Cincinnati Chapter SAR Participates in Historical Marker Dedication Ceremony Hosted by SOCW Honoring Sergeant William Brown (1759-1808)

On Saturday, April 27, 2019 the Cincinnati Chapter SAR participated in a remarkable event hosted by the Society of Colonial Wars in the State of Ohio Society that honored Revolutionary War Patriot Sergeant William Brown. The Nolan Carson Memorial Color Guard posted the Colors and performed a musket salute for the event.

Historical Marker

Please read more about Sergeant William Brown below in the article written by Charles G. Edwards on June 25, 2004.

Posting Colors

Musket Salute and Mourn Arms

Some Photos After the Event


(Written by Charles G. Edwards, Revolutionary War Graves Chairman. Cincinnati Chapter, Sons of the American Revolution — June 25, 2004)

Sgt. Brown was the first American soldier to be appointed a non-commissioned officer by General George Washington, and one of the first two American soldiers to receive the Purple Heart, then called the Badge of Military Merit, pinned on him by George Washington. The ceremony was witnessed by General Anthony Wayne. Tradition says that Martha Washington made the ribbon for Sgt. Brown’s medal.

Brown was a Presbyterian, an early settler and large property owner in the community, a founder of one of its first schools, father of nine children and active in all aspects of life in Columbia, including protecting the settlement from hostile Indians as an officer of the Ohio militia. One of Brown’s daughters, Ruth, was the first girl born in the Columbia settlement. Ruth Brown’s descendants include the Outcalt family, who have been prominent in Cincinnati judicial life.

Born in Stamford, Connecticut, Sgt. Brown was only 16 when he enlisted with the 5th Connecticut Regiment in 1777. He later was a member of Captain Samuel Comstock’s Company of the 8th Regiment, Connecticut Line. These men fought at Germantown October 4, 1777 and wintered at Valley Forge. In the campaign of 1778 they took part in the Battle of Monmouth, June 28th, later encamped at White Plains and wintered at Redding. In the summer of 1779 the troops were stationed on the east side of the Hudson and when General Washington laid plans for the storming of Stony Point and called General Anthony Wayne in to take charge of this attack some of the brave boys from Connecticut were picked and detached to Meig’s Light Regiment for this expedition which took place on the night of July 15, 1779.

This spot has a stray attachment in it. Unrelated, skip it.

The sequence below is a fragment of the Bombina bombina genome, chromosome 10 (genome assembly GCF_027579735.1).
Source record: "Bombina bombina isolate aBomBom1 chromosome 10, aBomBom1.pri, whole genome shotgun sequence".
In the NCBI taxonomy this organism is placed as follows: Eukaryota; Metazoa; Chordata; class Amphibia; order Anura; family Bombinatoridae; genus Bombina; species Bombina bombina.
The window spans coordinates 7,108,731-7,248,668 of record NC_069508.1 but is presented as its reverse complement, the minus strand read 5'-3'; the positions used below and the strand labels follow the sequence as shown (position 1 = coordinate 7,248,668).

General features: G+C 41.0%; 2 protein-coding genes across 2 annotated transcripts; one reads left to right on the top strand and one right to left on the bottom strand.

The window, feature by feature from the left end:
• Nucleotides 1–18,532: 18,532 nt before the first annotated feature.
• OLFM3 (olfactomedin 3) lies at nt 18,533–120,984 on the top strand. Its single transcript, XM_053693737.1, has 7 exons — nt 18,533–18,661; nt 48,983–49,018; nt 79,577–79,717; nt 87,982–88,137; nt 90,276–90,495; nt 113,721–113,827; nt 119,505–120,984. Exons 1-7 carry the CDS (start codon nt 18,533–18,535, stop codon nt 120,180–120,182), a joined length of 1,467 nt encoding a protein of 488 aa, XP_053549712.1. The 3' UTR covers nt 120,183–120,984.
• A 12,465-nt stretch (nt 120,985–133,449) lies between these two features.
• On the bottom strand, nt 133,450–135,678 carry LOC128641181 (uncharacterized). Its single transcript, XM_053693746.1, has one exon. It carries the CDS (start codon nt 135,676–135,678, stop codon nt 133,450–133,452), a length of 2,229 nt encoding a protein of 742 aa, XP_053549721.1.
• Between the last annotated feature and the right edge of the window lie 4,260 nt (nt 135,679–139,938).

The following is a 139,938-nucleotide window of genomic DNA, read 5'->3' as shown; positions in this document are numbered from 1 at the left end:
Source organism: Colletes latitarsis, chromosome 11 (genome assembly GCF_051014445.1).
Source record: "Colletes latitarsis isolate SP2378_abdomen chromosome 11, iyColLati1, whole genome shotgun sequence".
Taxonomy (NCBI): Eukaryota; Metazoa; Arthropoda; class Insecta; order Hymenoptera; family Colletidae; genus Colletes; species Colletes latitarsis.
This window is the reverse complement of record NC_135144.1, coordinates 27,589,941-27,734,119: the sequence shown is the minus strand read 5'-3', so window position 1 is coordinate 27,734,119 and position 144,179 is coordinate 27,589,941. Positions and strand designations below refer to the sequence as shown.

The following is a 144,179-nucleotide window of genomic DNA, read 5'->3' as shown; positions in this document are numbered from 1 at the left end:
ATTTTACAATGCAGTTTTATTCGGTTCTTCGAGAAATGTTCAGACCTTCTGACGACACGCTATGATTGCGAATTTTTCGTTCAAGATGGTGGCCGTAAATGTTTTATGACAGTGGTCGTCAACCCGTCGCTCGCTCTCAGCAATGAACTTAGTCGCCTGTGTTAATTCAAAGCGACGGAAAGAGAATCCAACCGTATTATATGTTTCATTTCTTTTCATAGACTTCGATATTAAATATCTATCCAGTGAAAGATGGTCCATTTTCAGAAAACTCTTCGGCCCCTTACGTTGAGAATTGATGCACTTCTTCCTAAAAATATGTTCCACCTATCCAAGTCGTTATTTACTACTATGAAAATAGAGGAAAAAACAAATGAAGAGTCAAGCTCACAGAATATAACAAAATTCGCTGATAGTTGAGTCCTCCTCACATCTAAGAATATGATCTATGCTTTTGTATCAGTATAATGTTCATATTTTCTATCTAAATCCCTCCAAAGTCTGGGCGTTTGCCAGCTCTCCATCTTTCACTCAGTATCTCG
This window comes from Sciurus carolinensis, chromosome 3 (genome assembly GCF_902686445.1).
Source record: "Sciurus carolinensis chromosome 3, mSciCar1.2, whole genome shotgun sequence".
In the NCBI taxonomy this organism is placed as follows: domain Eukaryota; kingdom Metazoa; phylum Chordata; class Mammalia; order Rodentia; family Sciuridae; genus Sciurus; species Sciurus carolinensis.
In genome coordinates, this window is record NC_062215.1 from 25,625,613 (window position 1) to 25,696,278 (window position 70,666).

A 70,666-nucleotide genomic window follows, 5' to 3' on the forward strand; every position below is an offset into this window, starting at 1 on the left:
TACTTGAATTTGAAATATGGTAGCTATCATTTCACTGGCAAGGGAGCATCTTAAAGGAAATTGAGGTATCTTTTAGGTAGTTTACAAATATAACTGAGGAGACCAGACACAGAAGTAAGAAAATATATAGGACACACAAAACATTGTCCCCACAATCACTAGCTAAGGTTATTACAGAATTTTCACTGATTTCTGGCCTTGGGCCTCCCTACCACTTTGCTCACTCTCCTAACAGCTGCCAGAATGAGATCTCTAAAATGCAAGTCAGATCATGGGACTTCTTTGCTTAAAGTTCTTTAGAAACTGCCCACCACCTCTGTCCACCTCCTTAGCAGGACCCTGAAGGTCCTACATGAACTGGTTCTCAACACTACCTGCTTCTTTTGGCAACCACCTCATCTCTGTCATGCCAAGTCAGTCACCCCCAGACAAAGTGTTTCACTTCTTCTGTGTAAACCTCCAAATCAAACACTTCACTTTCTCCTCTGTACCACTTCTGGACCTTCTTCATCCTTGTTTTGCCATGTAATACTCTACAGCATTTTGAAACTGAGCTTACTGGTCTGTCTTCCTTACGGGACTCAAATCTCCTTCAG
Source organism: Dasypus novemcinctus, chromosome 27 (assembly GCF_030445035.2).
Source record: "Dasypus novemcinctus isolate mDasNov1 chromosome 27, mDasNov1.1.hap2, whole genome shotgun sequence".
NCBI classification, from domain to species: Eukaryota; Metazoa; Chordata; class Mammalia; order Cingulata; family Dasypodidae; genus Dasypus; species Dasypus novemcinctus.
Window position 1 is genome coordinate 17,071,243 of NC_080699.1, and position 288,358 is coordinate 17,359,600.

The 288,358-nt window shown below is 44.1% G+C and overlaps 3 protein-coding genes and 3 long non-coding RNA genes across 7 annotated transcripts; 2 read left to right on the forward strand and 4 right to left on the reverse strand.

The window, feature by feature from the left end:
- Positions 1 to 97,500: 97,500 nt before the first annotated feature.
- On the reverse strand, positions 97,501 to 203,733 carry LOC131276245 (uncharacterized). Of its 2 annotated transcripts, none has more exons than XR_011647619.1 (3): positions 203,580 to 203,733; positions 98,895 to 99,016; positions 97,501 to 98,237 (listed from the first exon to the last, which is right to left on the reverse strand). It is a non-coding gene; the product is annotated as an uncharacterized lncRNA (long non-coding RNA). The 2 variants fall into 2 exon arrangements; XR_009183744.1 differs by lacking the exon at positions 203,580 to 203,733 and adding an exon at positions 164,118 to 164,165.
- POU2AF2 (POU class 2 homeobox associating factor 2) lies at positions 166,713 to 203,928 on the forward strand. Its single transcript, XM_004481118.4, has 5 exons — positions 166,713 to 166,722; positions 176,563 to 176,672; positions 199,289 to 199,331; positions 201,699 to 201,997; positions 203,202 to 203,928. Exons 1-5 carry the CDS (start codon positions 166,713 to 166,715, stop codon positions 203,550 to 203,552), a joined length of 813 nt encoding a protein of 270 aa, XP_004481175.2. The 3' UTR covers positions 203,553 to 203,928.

After wintering at Morristown the 8th Regiment, Connecticut Line, summered with the main army on the Hudson and after wintering, 1780-1, at “Camp Connecticut Village”, above Robinson’s House, it was consolidated with the 5th Connecticut for formation in the big and final campaign of the war. Sergeant William Brown’s name was still on the roll of Captain Comstock’s Company in February 1783.

At Yorktown, in 1781, Brown, now a sergeant, was chosen to lead a hand-picked group of soldiers, called the “Forlorn Hope” because of small chance they would succeed, who assaulted an important British redoubt (Redoubt Number 10), in a daring night attack on October 14, 1781 at the siege of Yorktown this was so successful that Lafayette and George Washington and their troops could enter and conquer the British under Cornwallis. Brown was wounded. For that action, he was one of two soldiers selected to receive a new award, established in 1782, to honor the nation’s foremost soldier. It was then called the Badge of Military Merit, but later became known as the Purple Heart because it was heart-shaped and of purple cloth. It was the forerunner of the Medal of Honor, first given in 1862. The Purple Heart, as we know it today, was revived in 1932 as a decoration to honor the wounded or killed in action. Sgt. Brown received the Badge of Military Merit from General George Washington on May 3, 1783 at Washington’s Headquarters at Newburgh.

During “Forlorn Hope” at Yorktown, instead of cutting down the barriers — the sharp sticks the enemy used instead of barbed wire — Sgt. Brown led them through it in hand to-hand battle. It was their unconventional assault that confused the British. They were able to take the thing in less than a half-hour.

Sgt. Brown also served as Lt. of the Spies under Anthony Wayne against the British and Indians at Fallen Timbers.

Following six years of service, Brown returned to Connecticut where he married his young cousin, Ruth Hanford. They brought their growing family to the Columbia settlement, the first in Cincinnati, in 1789. There, Brown, a shoemaker by trade. became an important member of the community, owning considerable property, helping to found a school, build roads and serving in the Ohio militia throughout his years until his death October 22, 1804. At that time, he was a Lieutenant Colonel in the militia. He is buried in Pioneer Cemetery on Wilmer Avenue across from Lunken Airport.



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